Checking for non-preferred file/folder path names (may take a long time depending on the number of files/folders) ...
This resource contains some files/folders that have non-preferred characters in their name. Show non-conforming files/folders.
This resource contains content types with files that need to be updated to match with metadata changes. Show content type files that need updating.
|This resource does not have an owner who is an active HydroShare user. Contact CUAHSI (firstname.lastname@example.org) for information on this resource.
|The size of this resource is 4.0 MB
|Apr 13, 2021 at 2:35 p.m.
|Oct 06, 2021 at 1:32 p.m.
|See how to cite this resource
|Model Program Content
|Be the first one to this.
|No comments (yet)
Distributed, continuous hydrologic models promote better understanding of hydrology and enable integrated hydrologic analyses by providing a more detailed picture of water transport processes across the varying landscape. However, such models are not widely used in routine modeling practices, due in part to the extensive data input requirements, computational demands, and complexity of routing algorithms. HYSATR is a new two-dimensional continuous hydrologic model developed using a time-area method within a grid-based spatial data model with the goal of providing an alternative way to simulate spatiotemporally varied watershed-scale hydrologic processes. The model calculates the direct runoff hydrograph by coupling a time-area routing scheme with a dynamic rainfall excess sub-model, explicitly considering downstream ‘reinfiltration’ of routed surface runoff. Soil moisture content is determined at each time interval based on a water balance equation, and overland and channel runoff is routed on time-area maps, representing spatial variation in hydraulic characteristics for each time interval in a storm event. Simulating runoff hydrographs does not depend on unit hydrograph theory or on solution of the Saint Venant equation, yet retains the simplicity of a unit hydrograph approach and the capability of explicitly simulating two-dimensional flow routing. The model offers a way to simulate watershed processes and runoff hydrographs using the time-area method, providing a simple, efficient, and sound framework that explicitly represents mechanisms of spatially and temporally varied hydrologic processes.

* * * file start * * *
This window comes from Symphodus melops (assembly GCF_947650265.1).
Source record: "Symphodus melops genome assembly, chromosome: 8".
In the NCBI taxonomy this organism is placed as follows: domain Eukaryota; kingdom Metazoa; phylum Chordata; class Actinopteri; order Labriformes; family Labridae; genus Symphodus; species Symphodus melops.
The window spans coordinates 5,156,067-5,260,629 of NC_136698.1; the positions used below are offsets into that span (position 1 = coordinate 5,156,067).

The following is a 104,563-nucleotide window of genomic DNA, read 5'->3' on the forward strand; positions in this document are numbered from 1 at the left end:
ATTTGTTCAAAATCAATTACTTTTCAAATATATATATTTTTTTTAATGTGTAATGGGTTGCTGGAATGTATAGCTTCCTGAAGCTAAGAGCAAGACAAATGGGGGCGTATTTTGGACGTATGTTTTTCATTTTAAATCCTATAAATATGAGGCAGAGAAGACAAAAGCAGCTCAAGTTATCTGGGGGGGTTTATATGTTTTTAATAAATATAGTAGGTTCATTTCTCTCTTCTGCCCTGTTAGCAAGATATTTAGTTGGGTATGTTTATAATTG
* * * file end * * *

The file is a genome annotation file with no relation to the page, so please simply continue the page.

Grid-based spatially distributed hydrological modeling has become feasible with advances in watershed routing schemes, remote sensing technology, and computing resources. However, the need for long-running times on a substantial set of computational resources prevent a spatially detailed modeling program from being widely used, particularly in fine-resolution large-scale studies. Parallelizing computational tasks successfully mitigates this difficulty. A novel way to improve the simulation efficiency of direct runoff transport processes is proposed; watershed areas are grouped based on a time-area routing scheme; this was applied to simulating the runoff routing processes of two watersheds in different sizes and landscapes. The method substantially improved the computational efficiency of the time-area routing method with common computing resources. In addition, the efficiency of the parallelization scheme was not limited by the hierarchical relationship between upstream and downstream catchments along the flow paths, which could be possible with the Lagrangian tracking of the time-area routing method.
A R package, 'hystar' was developed to simulate two-dimensional watershed processes using a time-area routing method in R.
The HYSTAR model was originally created by Younggu Her and Conrad D. Heatwole for Younggu Her's PhD dissertation study at Virginia Tech in 2011.
Theoretical backgrounds of the hydrologic model (HYSTAR) can be found in "http://onlinelibrary.wiley.com/doi/10.1002/hyp.10644/abstract" and "https://www.researchgate.net/publication/286459548_HYSTAR_sediment_model_Distributed_two-dimensional_simulation_of_watershed_erosion_and_sediment_transport_using_time-area_routing".
A complete set of sample input files (elevation, soil, LULC, precipitation, temperature, CN table, etc.) can be found here.
The sample input files were prepared for hydrologic simulation of a agricultural watershed, the HP6 watershed (379 ha) located in South Korea.
A standard R package of the HYSTAR model, 'hystar' will be open to the public soon (hopefully by the end of 2021).
A sediment simulation module of the HYSTAR model has been developed (see the above reference), and it will be added to the package soon.
A calibration tool for the HYSTAR model has been developed using the "SCE-UA" algorithm (Duan, Q., Sorooshian, S. and Gupta, V.K., 1994. Optimal use of the SCE-UA global optimization method for calibrating watershed models. Journal of hydrology, 158(3), pp.265-284), and it will be added to the package soon.
An uncertainty analysis tool for the HYSTAR model has been developed using the "SCEM-UA" algorithm (Vrugt, J.A., Gupta, H.V., Bouten, W. and Sorooshian, S., 2003. A Shuffled Complex Evolution Metropolis algorithm for optimization and uncertainty assessment of hydrologic model parameters. Water Resources Research, 39(8)), and it will be added to the package soon.
The HYSTAR model was successfully applied to simulate hydrologic processes of a Brazilian forest watershed, and inputfiles will be provided as another example set for the package soon.
Any questions and suggestions about codes and applications of 'hystar' would be welcomed: email@example.com.
Younggu Her, Ph.D. Assistant Professor Tropical Research and Education Center & Agricultural and Biological Engineering Department University of Florida 18905 SW 280th St, Homestead, FL 33031
|Model Program Resource
How to Cite
This resource is shared under the Creative Commons Attribution CC BY.http://creativecommons.org/licenses/by/4.0/